“Through our research, we did find many great tools that allow teams to improve their security posture, although no one tool or suite of vendor tools provided a holistic approach to solving all challenges within the DevSecOps space,” said Keith Nielsen, director of cloud architecture, Discover Financial Services. “At the end of the day, organizations need to find what works best for them – sometimes it is about the technology, and sometimes it is about changing mindsets and team culture.”

The CNCF Technology Radar is an initiative from the CNCF End User Community, a group of more than 155 leading-edge companies and startups, such as Airbnb, Capital One, and Twitter,  who use cloud native technologies and aim to identify challenges and best practices when adopting them. The Technology Radar shares insight into which tools end users use and how and which tools end users recommend for broad adoption. 

To learn more about the Radar results, watch the webinar with the Radar team and visit radar.cncf.io. You can also view previous Technology Radars on Continuous Delivery, Observability, Database Storage, and Secrets Management. 

About the Methodology

In September 2021, the 155+ companies in the CNCF End User Community were asked to describe what their companies recommended for different solutions: Hold, Assess, Trial, or Adopt. They could also give more detailed comments. As the answers were submitted via a Google Spreadsheet, they were neither private nor anonymized within the group.

Twenty-one companies, including Box, Intuit, Shopify, and Zendesk, submitted 171 data points on 35 tools. These were sorted to determine the final positions. The Radar Team then curated the responses, chose outcomes, and described any patterns or themes they saw in the data or from their own experience.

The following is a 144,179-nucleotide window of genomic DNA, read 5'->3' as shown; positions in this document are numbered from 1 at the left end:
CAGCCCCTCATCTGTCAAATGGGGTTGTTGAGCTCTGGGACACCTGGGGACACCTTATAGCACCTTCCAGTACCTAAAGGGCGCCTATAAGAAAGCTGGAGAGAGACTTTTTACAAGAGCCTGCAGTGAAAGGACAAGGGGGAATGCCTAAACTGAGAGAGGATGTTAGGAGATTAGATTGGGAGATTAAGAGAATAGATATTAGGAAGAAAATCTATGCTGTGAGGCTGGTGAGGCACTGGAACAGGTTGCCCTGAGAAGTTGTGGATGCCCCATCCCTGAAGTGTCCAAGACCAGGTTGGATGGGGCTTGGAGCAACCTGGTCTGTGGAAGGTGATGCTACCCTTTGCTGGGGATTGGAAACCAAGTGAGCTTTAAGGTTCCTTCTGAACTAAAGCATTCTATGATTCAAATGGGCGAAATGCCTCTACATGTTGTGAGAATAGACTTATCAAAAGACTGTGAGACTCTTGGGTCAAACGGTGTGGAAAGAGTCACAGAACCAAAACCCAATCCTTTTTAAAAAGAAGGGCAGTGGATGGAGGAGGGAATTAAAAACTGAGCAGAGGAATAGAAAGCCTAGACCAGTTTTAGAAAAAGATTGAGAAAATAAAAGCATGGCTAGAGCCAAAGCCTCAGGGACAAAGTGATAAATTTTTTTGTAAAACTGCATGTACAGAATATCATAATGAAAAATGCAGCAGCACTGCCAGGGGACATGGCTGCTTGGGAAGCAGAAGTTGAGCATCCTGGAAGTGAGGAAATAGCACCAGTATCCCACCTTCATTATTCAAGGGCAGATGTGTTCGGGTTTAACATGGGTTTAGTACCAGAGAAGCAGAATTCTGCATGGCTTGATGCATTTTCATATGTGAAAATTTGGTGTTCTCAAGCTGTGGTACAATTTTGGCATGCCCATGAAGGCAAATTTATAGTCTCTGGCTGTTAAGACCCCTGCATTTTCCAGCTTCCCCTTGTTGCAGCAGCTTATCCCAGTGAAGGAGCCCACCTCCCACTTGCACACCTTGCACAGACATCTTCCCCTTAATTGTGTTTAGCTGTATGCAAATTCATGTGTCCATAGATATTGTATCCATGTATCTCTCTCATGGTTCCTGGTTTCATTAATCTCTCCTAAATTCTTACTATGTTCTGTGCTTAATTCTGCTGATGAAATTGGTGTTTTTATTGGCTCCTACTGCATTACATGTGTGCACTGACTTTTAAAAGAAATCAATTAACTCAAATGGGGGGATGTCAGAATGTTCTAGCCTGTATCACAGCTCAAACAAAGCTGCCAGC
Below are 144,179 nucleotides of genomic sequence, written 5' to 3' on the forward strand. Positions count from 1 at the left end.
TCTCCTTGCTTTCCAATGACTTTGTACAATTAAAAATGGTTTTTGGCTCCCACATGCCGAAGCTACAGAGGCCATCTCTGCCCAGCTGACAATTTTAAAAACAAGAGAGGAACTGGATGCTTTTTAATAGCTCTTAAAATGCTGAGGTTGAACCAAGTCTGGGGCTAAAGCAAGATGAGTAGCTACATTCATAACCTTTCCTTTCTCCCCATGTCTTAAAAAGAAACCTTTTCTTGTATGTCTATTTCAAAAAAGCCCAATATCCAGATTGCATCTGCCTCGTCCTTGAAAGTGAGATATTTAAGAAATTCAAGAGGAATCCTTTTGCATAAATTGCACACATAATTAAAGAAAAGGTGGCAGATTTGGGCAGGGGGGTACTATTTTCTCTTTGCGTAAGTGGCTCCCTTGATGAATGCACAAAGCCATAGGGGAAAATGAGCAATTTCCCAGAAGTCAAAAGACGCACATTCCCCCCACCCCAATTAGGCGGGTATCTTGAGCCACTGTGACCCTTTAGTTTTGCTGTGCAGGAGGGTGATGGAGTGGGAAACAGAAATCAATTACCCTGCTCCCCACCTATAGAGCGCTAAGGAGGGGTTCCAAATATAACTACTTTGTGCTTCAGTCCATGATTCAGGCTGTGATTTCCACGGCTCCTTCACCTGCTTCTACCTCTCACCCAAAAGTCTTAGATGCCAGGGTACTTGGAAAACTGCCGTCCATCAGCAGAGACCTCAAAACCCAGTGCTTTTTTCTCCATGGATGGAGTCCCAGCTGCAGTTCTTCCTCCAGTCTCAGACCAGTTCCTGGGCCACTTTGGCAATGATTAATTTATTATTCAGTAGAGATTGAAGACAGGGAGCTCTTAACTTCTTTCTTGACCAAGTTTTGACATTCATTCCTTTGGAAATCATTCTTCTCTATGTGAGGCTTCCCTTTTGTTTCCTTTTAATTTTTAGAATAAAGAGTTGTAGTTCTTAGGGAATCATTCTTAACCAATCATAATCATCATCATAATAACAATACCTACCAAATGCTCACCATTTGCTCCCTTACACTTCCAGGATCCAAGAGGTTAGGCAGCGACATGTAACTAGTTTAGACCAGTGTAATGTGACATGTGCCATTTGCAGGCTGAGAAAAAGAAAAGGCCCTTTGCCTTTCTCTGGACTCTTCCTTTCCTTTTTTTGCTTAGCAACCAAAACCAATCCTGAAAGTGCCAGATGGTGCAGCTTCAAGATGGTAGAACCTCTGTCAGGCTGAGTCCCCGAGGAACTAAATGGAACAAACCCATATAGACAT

About the Radar Team

Sergiu Petean is head of DevOps at Allianz Direct. His highly skilled team is responsible for building,  operating, and evolving the state-of-the-art, Kubernetes-driven, Hybrid Cloud Platform. 

Keith Nielsen is director of cloud architecture at Discover Financial Services and is responsible for Discover’s Cloud Business Office. Keith’s current focus is on solving the challenges of Hybrid Cloud, particularly in the Kubernetes ecosystem, and all the capabilities needed to support it.

Additional Resources

About Cloud Native Computing Foundation

Cloud native computing empowers organizations to build and run scalable applications with an open source software stack in public, private, and hybrid clouds. The Cloud Native Computing Foundation (CNCF) hosts critical components of the global technology infrastructure, including Kubernetes, Prometheus, and Envoy. CNCF brings together the industry’s top developers, end users, and vendors, and runs the largest open source developer conferences in the world. Supported by more than 500 members, including the world’s largest cloud computing and software companies, as well as over 200 innovative startups, CNCF is part of the nonprofit Linux Foundation. For more information, please visit www.cncf.io.